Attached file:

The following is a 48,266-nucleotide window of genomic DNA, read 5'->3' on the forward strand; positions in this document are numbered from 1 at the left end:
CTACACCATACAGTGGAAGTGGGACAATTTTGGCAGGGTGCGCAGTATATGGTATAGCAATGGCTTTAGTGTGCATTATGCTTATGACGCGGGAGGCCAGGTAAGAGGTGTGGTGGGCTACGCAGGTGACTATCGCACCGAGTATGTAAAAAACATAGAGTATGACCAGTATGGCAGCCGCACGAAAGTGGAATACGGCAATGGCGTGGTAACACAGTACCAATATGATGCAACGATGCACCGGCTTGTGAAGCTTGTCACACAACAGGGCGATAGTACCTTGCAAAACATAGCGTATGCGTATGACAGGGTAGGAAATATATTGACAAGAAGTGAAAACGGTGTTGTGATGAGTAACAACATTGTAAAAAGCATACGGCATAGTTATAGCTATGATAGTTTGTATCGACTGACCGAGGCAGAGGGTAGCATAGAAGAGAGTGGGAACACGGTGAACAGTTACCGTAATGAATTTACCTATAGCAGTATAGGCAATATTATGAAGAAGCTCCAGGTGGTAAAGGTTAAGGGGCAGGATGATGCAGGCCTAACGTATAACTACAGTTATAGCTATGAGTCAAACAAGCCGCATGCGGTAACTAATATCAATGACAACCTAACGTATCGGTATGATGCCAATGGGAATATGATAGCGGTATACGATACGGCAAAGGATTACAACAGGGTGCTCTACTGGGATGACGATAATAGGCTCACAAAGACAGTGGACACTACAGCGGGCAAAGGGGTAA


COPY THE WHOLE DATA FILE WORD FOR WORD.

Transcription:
The following is a 48,266-nucleotide window of genomic DNA, read 5'->3' on the forward strand; positions in this document are numbered from 1 at the left end:
CTACACCATACAGTGGAAGTGGGACAATTTTGGCAGGGTGCGCAGTATATGGTATAGCAATGGCTTTAGTGTGCATTATGCTTATGACGCGGGAGGCCAGGTAAGAGGTGTGGTGGGCTACGCAGGTGACTATCGCACCGAGTATGTAAAAAACATAGAGTATGACCAGTATGGCAGCCGCACGAAAGTGGAATACGGCAATGGCGTGGTAACACAGTACCAATATGATGCAACGATGCACCGGCTTGTGAAGCTTGTCACACAACAGGGCGATAGTACCTTGCAAAACATAGCGTATGCGTATGACAGGGTAGGAAATATATTGACAAGAAGTGAAAACGGTGTTGTGATGAGTAACAACATTGTAAAAAGCATACGGCATAGTTATAGCTATGATAGTTTGTATCGACTGACCGAGGCAGAGGGTAGCATAGAAGAGAGTGGGAACACGGTGAACAGTTACCGTAATGAATTTACCTATAGCAGTATAGGCAATATTATGAAGAAGCTCCAGGTGGTAAAGGTTAAGGGGCAGGATGATGCAGGCCTAACGTATAACTACAGTTATAGCTATGAGTCAAACAAGCCGCATGCGGTAACTAATATCAATGACAACCTAACGTATCGGTATGATGCCAATGGGAATATGATAGCGGTATACGATACGGCAAAGGATTACAACAGGGTGCTCTACTGGGATGACGATAATAGGCTCACAAAGACAGTGGACACTACAGCGGGCAAAGGGGTAA